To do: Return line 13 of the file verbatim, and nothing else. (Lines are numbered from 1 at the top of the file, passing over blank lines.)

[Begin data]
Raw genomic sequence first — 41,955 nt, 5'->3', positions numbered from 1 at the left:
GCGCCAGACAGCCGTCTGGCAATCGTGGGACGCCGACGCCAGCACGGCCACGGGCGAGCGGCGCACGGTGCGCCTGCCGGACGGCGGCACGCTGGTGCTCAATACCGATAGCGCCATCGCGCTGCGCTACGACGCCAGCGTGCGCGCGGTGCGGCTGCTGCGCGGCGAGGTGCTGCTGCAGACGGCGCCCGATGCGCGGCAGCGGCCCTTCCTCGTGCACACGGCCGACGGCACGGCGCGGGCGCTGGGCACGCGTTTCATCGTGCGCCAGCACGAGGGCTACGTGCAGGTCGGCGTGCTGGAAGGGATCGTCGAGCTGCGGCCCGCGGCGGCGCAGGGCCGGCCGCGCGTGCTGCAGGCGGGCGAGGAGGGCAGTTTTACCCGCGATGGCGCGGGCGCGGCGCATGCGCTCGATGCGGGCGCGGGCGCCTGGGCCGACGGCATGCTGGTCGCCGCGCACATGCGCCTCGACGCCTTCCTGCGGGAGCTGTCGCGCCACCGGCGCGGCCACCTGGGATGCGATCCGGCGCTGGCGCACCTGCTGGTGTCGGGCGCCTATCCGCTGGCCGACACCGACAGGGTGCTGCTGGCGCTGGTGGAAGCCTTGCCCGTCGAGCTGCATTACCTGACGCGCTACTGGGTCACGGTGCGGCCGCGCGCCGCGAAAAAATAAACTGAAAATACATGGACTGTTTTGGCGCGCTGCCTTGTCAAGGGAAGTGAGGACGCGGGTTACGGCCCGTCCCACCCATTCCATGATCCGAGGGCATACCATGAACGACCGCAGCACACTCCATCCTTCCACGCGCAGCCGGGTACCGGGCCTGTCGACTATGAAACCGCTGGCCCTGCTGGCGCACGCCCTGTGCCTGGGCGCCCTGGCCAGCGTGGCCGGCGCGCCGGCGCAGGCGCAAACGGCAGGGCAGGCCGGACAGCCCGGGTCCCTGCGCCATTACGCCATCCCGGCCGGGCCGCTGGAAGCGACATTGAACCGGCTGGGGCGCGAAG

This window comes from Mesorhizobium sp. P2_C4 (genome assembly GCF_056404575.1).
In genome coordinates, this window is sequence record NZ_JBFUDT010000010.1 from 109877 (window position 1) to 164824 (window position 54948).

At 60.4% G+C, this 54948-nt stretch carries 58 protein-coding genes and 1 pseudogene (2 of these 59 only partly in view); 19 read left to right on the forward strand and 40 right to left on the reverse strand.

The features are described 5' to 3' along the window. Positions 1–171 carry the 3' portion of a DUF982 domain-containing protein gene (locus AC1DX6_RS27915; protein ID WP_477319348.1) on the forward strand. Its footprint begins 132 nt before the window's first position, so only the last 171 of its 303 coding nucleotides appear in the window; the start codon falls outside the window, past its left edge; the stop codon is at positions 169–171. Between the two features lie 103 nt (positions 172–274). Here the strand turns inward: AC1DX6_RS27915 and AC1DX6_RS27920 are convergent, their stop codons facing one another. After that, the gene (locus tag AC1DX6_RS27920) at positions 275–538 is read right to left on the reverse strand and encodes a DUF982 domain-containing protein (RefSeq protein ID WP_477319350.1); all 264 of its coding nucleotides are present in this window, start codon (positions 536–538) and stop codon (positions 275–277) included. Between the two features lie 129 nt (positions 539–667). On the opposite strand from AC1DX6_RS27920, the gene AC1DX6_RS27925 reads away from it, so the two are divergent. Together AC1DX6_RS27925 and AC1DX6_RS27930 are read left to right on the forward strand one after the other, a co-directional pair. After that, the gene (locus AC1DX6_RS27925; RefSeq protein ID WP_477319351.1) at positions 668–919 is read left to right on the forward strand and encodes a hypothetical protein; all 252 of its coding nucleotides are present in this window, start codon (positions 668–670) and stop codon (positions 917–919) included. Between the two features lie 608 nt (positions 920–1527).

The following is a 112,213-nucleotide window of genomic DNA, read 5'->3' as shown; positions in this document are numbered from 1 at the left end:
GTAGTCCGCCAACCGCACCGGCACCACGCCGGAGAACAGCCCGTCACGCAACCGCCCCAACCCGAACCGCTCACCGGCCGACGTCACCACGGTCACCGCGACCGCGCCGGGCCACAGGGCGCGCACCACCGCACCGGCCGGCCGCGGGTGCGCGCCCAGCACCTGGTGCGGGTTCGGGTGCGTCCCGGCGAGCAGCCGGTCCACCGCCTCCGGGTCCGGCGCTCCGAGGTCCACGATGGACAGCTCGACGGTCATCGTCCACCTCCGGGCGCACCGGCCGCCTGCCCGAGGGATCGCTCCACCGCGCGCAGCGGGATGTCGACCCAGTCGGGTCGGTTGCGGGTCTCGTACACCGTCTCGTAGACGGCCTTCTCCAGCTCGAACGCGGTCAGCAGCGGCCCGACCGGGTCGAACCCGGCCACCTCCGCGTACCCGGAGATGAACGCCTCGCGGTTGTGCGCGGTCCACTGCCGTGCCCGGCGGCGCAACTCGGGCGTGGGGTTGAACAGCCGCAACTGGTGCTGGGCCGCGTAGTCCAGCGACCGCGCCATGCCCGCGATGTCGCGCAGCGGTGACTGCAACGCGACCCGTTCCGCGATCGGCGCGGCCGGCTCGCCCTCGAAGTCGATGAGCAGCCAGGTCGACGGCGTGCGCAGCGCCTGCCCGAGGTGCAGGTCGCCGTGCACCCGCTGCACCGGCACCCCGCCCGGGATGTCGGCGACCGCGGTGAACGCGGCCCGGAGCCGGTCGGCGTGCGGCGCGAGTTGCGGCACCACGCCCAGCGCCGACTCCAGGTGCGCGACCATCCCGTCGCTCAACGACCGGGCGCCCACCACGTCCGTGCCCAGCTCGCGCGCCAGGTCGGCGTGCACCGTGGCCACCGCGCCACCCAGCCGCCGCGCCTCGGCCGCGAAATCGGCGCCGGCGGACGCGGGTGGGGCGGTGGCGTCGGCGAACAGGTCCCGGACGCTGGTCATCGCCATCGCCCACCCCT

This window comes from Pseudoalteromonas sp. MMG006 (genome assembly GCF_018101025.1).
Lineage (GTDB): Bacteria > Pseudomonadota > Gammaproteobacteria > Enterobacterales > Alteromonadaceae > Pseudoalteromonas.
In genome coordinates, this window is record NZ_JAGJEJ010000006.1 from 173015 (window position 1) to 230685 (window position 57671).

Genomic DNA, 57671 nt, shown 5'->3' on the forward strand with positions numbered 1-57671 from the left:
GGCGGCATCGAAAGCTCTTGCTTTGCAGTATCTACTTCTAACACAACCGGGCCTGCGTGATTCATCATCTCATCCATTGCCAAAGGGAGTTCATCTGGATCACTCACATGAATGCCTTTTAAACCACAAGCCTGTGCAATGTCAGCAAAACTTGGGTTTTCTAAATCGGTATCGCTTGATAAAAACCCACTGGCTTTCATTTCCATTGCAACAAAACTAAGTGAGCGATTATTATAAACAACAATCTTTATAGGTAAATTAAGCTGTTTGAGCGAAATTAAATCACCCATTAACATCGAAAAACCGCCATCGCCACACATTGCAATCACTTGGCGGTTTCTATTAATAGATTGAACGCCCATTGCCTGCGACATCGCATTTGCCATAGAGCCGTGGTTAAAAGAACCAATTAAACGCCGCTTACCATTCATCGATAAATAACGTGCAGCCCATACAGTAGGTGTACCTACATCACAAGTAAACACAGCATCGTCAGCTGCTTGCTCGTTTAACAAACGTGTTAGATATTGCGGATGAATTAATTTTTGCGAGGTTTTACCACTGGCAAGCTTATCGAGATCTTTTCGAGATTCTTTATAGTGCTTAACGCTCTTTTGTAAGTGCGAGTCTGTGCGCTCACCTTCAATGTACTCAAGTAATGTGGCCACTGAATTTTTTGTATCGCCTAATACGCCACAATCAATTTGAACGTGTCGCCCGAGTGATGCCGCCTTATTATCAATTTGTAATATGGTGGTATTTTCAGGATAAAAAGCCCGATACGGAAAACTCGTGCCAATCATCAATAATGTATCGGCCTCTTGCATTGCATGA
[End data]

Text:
GGCGGCATCGAAAGCTCTTGCTTTGCAGTATCTACTTCTAACACAACCGGGCCTGCGTGATTCATCATCTCATCCATTGCCAAAGGGAGTTCATCTGGATCACTCACATGAATGCCTTTTAAACCACAAGCCTGTGCAATGTCAGCAAAACTTGGGTTTTCTAAATCGGTATCGCTTGATAAAAACCCACTGGCTTTCATTTCCATTGCAACAAAACTAAGTGAGCGATTATTATAAACAACAATCTTTATAGGTAAATTAAGCTGTTTGAGCGAAATTAAATCACCCATTAACATCGAAAAACCGCCATCGCCACACATTGCAATCACTTGGCGGTTTCTATTAATAGATTGAACGCCCATTGCCTGCGACATCGCATTTGCCATAGAGCCGTGGTTAAAAGAACCAATTAAACGCCGCTTACCATTCATCGATAAATAACGTGCAGCCCATACAGTAGGTGTACCTACATCACAAGTAAACACAGCATCGTCAGCTGCTTGCTCGTTTAACAAACGTGTTAGATATTGCGGATGAATTAATTTTTGCGAGGTTTTACCACTGGCAAGCTTATCGAGATCTTTTCGAGATTCTTTATAGTGCTTAACGCTCTTTTGTAAGTGCGAGTCTGTGCGCTCACCTTCAATGTACTCAAGTAATGTGGCCACTGAATTTTTTGTATCGCCTAATACGCCACAATCAATTTGAACGTGTCGCCCGAGTGATGCCGCCTTATTATCAATTTGTAATATGGTGGTATTTTCAGGATAAAAAGCCCGATACGGAAAACTCGTGCCAATCATCAATAATGTATCGGCCTCTTGCATTGCATGA